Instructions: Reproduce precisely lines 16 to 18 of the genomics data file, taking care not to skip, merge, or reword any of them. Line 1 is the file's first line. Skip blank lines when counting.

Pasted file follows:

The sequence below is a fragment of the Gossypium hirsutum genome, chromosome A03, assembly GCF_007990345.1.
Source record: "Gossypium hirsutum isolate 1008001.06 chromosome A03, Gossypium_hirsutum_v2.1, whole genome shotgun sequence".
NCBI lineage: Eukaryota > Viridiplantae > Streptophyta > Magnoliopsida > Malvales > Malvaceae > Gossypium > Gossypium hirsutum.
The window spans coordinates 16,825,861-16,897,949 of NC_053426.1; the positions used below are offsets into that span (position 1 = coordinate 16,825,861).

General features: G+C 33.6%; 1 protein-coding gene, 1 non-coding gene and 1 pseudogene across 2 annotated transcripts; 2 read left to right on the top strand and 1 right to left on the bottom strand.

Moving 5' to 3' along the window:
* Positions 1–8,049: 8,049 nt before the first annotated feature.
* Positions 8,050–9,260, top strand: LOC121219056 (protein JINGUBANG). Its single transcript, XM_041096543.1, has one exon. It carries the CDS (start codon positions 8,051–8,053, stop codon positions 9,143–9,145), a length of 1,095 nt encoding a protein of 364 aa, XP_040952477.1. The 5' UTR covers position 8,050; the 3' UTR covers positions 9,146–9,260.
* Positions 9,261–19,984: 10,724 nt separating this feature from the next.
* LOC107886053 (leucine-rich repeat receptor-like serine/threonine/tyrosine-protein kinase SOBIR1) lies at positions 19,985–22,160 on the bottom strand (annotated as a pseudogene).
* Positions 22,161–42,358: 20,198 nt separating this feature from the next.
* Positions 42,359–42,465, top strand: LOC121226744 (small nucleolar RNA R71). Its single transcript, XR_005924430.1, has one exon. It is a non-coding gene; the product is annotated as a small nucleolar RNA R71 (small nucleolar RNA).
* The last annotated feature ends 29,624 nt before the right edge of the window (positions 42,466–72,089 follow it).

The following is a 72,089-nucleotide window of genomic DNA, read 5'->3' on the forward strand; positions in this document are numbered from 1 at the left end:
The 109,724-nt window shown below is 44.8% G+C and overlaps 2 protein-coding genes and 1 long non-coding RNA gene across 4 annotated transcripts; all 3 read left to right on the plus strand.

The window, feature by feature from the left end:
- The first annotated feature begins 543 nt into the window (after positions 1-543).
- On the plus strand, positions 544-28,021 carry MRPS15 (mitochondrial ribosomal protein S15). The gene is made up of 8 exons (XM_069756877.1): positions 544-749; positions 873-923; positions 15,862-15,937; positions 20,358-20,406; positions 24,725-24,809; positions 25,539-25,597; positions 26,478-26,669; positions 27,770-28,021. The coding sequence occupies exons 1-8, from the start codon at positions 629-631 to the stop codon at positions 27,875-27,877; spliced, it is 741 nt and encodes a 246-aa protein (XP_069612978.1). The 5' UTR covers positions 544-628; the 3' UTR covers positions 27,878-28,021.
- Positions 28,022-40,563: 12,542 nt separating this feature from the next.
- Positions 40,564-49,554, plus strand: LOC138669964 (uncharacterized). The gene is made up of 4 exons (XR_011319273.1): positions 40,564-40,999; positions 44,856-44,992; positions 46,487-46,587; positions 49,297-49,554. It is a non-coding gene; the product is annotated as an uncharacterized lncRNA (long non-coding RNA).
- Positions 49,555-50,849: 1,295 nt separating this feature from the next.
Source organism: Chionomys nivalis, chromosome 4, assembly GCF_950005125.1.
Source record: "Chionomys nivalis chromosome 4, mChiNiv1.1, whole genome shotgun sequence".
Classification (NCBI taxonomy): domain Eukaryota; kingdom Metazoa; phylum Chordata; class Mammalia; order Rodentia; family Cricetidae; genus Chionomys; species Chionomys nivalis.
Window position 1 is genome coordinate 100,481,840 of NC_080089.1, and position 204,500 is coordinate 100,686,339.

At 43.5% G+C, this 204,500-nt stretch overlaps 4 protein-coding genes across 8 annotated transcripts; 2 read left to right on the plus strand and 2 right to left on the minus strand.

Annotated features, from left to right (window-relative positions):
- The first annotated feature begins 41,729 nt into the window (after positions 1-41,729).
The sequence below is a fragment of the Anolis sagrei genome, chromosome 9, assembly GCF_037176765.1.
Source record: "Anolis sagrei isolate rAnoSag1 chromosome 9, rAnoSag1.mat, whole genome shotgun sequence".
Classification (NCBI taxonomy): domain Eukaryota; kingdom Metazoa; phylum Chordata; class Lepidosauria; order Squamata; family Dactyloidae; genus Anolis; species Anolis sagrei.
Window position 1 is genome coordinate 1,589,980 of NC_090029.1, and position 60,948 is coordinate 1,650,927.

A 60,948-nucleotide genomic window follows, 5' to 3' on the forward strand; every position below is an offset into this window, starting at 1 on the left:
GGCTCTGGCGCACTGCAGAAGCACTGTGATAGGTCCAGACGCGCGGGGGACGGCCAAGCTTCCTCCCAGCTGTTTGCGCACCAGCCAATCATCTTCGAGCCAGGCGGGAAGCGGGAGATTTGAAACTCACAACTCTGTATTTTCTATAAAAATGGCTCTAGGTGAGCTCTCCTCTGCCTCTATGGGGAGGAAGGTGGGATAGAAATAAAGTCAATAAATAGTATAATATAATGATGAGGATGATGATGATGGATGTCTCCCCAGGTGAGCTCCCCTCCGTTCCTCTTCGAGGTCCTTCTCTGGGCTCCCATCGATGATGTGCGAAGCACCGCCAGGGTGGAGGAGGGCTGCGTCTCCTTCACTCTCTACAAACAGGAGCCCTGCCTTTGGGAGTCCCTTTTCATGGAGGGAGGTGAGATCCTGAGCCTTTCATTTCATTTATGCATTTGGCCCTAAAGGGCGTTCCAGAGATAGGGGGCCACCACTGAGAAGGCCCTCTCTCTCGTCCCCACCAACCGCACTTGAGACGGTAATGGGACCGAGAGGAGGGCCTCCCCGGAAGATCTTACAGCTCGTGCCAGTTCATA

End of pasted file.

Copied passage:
The window, feature by feature from the left end:
- The first annotated feature begins 543 nt into the window (after positions 1-543).
- On the plus strand, positions 544-28,021 carry MRPS15 (mitochondrial ribosomal protein S15). The gene is made up of 8 exons (XM_069756877.1): positions 544-749; positions 873-923; positions 15,862-15,937; positions 20,358-20,406; positions 24,725-24,809; positions 25,539-25,597; positions 26,478-26,669; positions 27,770-28,021. The coding sequence occupies exons 1-8, from the start codon at positions 629-631 to the stop codon at positions 27,875-27,877; spliced, it is 741 nt and encodes a 246-aa protein (XP_069612978.1). The 5' UTR covers positions 544-628; the 3' UTR covers positions 27,878-28,021.